Tuesday, August 3, 2010 2:34pm
By Mark Zuckerman
PHOENIX --The ball sat in Ivan Rodriguezs locker at Chase Field, ready to be presented to the man who helped foster one of the greatest catching careers in baseball history.
After clubbing his 300th home run as a catcher, Pudge could think of only one worthy recipient: His father, Jose Rodriguez, who has attended many Washington Nationals games this season and was in the crowd Monday night when his son reached this latest milestone.
It took me a long time, said Rodriguez, who hadnt homered since May 16. But its always special to have my dad here.
As if Rodriguez needed any more accomplishments to solidify his lofty standing in baseball lore, he gave Hall of Fame voters yet another reason to include him on their ballots by becoming only the fifth catcher in history to hit 300 or more home runs. The previous four (Mike Piazza, Carlton Fisk, Johnny Bench, Yogi Berra) already are enshrined in Cooperstown or are sure to wind up there in the near future.
When you can say in this game you are one of five people to do something -- and this game has been played a long time -- its pretty special, Nationals manager Jim Riggleman said.
There was a time in Rodriguezs career when 300 home runs seemed a foregone conclusion and perhaps hed make a run at 400. From 1996-2004, he averaged 22 homers per season, not to mention a .318 batting average and 33 doubles.
His power numbers, though, have steadily declined since then. And with only two homers so far this season despite regular playing time, hes on pace for his lowest total since his rookie season in 1991 (when he only had 280 at-bats).
Rodriguez, 38, believes pitchers have approached him differently in recent years, forcing him to go with what they give him. He remains a good contact hitter, one who looks more for doubles these days than home runs.
I never considered myself as a home run hitter, he said. I consider myself a gap hitter: Hit the ball hard, line drives in the gap. Basically, thats what Ive been doing for my whole career.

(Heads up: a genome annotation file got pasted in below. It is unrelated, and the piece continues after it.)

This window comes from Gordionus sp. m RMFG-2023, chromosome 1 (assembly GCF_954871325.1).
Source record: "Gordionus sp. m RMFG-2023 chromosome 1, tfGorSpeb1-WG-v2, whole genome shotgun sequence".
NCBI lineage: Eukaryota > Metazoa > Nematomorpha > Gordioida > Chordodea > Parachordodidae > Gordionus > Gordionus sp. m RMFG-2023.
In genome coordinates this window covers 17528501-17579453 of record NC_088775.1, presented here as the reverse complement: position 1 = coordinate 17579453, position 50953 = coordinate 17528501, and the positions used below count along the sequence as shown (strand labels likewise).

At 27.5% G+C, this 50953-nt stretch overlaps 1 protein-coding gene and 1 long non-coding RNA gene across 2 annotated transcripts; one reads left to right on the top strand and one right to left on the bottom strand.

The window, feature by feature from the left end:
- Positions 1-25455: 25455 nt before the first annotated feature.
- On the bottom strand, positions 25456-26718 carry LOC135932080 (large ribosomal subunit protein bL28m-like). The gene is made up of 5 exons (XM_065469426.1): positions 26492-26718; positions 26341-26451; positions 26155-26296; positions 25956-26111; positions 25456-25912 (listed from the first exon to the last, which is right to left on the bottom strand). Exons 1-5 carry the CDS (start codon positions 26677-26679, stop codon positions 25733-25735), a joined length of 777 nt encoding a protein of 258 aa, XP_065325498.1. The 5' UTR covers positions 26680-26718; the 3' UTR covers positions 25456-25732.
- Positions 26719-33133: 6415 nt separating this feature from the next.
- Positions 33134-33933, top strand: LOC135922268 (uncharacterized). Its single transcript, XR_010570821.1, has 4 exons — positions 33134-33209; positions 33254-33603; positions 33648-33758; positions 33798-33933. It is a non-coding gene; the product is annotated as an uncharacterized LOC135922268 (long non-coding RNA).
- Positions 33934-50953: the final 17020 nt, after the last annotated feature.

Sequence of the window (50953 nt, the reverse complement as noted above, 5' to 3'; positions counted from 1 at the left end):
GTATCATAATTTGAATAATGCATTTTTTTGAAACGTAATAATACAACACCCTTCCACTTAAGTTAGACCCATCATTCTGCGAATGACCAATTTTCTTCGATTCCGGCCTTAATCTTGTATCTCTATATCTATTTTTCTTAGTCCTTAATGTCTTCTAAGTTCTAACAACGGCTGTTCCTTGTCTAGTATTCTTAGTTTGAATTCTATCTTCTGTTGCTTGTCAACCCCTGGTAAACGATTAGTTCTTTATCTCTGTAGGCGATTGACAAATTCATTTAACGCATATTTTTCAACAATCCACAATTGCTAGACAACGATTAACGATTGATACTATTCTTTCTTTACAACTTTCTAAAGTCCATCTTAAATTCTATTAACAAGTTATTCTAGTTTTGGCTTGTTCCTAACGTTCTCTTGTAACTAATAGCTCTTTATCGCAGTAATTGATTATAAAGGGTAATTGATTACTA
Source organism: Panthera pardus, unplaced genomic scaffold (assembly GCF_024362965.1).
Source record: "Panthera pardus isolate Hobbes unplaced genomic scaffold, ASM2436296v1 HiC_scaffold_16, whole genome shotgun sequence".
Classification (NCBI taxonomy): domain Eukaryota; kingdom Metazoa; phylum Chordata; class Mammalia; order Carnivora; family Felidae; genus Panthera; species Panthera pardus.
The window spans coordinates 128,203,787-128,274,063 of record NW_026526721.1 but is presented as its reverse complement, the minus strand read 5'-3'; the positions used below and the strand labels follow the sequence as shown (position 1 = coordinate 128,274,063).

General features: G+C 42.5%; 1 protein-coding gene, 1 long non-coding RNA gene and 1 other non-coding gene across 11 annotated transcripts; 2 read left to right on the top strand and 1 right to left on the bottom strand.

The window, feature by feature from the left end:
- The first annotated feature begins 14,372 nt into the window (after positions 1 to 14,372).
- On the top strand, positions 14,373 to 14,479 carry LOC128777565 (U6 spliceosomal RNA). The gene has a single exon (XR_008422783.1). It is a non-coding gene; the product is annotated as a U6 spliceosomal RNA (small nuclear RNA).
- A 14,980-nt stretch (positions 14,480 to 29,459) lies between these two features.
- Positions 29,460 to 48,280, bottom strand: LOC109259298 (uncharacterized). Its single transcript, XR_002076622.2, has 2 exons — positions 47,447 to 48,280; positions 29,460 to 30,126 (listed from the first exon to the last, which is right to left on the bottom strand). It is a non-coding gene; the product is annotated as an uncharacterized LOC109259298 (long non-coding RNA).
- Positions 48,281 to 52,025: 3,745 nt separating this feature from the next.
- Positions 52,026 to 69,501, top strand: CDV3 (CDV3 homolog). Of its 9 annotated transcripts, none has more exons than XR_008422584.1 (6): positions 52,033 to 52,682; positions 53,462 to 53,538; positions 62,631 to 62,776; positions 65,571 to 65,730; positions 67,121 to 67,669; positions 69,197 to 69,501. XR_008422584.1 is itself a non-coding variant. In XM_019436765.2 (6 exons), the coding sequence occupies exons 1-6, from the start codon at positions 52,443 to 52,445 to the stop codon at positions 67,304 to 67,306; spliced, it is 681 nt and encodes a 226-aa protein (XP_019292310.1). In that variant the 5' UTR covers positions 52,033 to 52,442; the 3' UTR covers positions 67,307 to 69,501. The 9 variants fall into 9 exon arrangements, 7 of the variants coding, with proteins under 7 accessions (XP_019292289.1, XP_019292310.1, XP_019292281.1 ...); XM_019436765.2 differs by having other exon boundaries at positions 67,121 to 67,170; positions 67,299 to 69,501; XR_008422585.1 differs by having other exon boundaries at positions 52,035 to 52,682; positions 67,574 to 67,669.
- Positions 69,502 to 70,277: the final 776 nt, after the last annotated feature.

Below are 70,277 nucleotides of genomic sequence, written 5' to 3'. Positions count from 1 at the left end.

At this stage of his career, Rodriguez also struggles to sustain offensive success over the course of a full year. He came out of the chute on fire in his first season with the Nationals, hitting .393 with nine doubles over his first 25 games and leading the National League in hitting. But hes tailed off dramatically since then; over his last 49 games, hes batting a meager .205 with a .230 on-base percentage and .273 slugging percentage.
Signed with Washington for another season at 3 million, Rodriguez remains 218 hits from becoming the first catcher in baseball history with 3,000 hits. Considering hes likely to receive less playing time in 2011 as the Nationals try to ease recently acquired catcher Wilson Ramos into an everyday role, Pudge may have a tough time achieving his next major milestone.
Those who have played alongside him, though, dont doubt his ability or desire to keep going until hes accomplished everything he wants in this game.
Hes not done yet, first baseman Adam Dunn said. Hes one of the top catchers to ever play the game.
Mark Zuckerman covered the Nationals for The Washington Times from 2005-09. In addition to regular work this season for CSNwashington.com, he also covers the team at www.natsinsider.com. Email Mark at firstname.lastname@example.org.